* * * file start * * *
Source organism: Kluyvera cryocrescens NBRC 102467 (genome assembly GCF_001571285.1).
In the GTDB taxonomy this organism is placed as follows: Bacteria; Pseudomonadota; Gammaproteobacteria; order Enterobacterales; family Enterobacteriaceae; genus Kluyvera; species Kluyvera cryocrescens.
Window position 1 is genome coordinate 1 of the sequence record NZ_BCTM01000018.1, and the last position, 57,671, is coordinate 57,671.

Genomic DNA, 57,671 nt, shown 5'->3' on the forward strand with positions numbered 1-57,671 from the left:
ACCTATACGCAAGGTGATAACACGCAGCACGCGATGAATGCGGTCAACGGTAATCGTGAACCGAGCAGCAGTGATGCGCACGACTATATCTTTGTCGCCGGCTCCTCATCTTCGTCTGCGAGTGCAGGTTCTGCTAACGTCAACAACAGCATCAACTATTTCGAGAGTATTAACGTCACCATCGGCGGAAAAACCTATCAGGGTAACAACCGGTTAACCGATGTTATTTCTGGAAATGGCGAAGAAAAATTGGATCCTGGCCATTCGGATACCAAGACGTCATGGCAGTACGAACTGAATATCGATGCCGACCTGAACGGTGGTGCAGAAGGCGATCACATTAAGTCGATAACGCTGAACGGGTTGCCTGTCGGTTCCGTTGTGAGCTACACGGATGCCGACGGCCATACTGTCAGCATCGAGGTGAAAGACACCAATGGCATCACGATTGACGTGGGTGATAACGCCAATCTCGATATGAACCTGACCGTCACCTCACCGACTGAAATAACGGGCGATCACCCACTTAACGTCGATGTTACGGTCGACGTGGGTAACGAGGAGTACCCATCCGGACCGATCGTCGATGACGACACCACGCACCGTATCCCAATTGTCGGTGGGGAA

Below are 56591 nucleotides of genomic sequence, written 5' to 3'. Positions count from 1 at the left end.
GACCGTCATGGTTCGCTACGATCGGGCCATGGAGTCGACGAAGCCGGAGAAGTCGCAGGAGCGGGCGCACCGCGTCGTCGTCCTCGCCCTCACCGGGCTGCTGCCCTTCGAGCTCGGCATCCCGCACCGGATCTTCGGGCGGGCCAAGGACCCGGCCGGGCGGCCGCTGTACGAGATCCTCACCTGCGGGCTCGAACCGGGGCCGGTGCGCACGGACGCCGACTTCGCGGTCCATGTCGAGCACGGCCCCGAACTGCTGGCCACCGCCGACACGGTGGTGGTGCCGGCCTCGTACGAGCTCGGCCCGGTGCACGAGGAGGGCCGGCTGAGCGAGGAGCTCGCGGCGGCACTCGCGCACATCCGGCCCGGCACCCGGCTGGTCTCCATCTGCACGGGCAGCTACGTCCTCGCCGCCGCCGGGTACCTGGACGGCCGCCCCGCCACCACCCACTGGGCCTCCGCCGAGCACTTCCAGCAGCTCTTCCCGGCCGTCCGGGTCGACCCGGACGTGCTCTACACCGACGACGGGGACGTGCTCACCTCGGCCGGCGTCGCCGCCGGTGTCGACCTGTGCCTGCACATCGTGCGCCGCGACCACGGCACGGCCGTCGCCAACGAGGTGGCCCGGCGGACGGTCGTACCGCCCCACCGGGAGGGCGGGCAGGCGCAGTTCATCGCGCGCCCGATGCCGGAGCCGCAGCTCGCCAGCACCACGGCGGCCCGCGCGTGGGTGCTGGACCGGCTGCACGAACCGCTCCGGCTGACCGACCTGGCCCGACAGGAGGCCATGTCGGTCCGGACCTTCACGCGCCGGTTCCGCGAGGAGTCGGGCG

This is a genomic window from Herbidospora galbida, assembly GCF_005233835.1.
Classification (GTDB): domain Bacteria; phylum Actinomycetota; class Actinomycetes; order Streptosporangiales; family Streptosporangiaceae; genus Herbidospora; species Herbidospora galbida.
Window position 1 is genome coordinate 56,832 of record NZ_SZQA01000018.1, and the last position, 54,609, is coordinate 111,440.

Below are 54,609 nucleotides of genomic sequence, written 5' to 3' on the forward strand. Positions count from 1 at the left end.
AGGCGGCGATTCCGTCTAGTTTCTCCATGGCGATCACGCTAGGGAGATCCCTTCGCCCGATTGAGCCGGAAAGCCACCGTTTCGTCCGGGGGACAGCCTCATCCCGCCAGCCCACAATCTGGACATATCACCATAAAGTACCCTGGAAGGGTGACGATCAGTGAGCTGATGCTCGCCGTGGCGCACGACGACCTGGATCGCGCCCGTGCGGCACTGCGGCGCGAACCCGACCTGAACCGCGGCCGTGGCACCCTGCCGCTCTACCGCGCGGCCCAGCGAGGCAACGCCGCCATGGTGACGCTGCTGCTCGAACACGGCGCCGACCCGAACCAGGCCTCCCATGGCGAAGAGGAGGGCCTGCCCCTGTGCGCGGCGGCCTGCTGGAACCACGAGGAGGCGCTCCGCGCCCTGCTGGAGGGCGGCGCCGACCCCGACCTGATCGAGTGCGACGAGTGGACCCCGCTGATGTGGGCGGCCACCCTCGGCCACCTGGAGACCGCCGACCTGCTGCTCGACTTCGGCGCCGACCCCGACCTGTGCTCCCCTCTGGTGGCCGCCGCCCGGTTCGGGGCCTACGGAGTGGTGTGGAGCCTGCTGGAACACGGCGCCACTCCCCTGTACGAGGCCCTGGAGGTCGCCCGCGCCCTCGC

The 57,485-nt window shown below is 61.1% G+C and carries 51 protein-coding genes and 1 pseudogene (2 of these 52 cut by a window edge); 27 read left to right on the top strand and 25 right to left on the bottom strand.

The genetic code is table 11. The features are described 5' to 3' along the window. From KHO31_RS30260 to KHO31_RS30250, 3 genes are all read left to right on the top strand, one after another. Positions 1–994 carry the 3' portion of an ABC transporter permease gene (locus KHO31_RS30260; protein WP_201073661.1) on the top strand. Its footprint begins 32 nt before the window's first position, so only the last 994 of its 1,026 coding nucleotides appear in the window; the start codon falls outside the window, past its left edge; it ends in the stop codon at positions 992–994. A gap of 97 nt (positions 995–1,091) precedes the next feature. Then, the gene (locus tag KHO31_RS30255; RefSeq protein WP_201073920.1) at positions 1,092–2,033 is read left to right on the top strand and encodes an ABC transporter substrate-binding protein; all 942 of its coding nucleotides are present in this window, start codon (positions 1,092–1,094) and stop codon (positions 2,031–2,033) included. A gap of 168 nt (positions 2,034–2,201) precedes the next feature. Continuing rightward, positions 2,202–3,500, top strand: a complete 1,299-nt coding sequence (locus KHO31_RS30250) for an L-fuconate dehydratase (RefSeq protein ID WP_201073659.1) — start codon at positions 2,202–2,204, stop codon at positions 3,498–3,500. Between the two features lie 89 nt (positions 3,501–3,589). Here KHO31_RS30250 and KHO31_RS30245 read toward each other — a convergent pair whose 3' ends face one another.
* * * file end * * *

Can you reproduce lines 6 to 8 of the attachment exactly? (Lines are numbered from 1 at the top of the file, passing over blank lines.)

Below are 56591 nucleotides of genomic sequence, written 5' to 3'. Positions count from 1 at the left end.
GACCGTCATGGTTCGCTACGATCGGGCCATGGAGTCGACGAAGCCGGAGAAGTCGCAGGAGCGGGCGCACCGCGTCGTCGTCCTCGCCCTCACCGGGCTGCTGCCCTTCGAGCTCGGCATCCCGCACCGGATCTTCGGGCGGGCCAAGGACCCGGCCGGGCGGCCGCTGTACGAGATCCTCACCTGCGGGCTCGAACCGGGGCCGGTGCGCACGGACGCCGACTTCGCGGTCCATGTCGAGCACGGCCCCGAACTGCTGGCCACCGCCGACACGGTGGTGGTGCCGGCCTCGTACGAGCTCGGCCCGGTGCACGAGGAGGGCCGGCTGAGCGAGGAGCTCGCGGCGGCACTCGCGCACATCCGGCCCGGCACCCGGCTGGTCTCCATCTGCACGGGCAGCTACGTCCTCGCCGCCGCCGGGTACCTGGACGGCCGCCCCGCCACCACCCACTGGGCCTCCGCCGAGCACTTCCAGCAGCTCTTCCCGGCCGTCCGGGTCGACCCGGACGTGCTCTACACCGACGACGGGGACGTGCTCACCTCGGCCGGCGTCGCCGCCGGTGTCGACCTGTGCCTGCACATCGTGCGCCGCGACCACGGCACGGCCGTCGCCAACGAGGTGGCCCGGCGGACGGTCGTACCGCCCCACCGGGAGGGCGGGCAGGCGCAGTTCATCGCGCGCCCGATGCCGGAGCCGCAGCTCGCCAGCACCACGGCGGCCCGCGCGTGGGTGCTGGACCGGCTGCACGAACCGCTCCGGCTGACCGACCTGGCCCGACAGGAGGCCATGTCGGTCCGGACCTTCACGCGCCGGTTCCGCGAGGAGTCGGGCG

This is a genomic window from Herbidospora galbida, assembly GCF_005233835.1.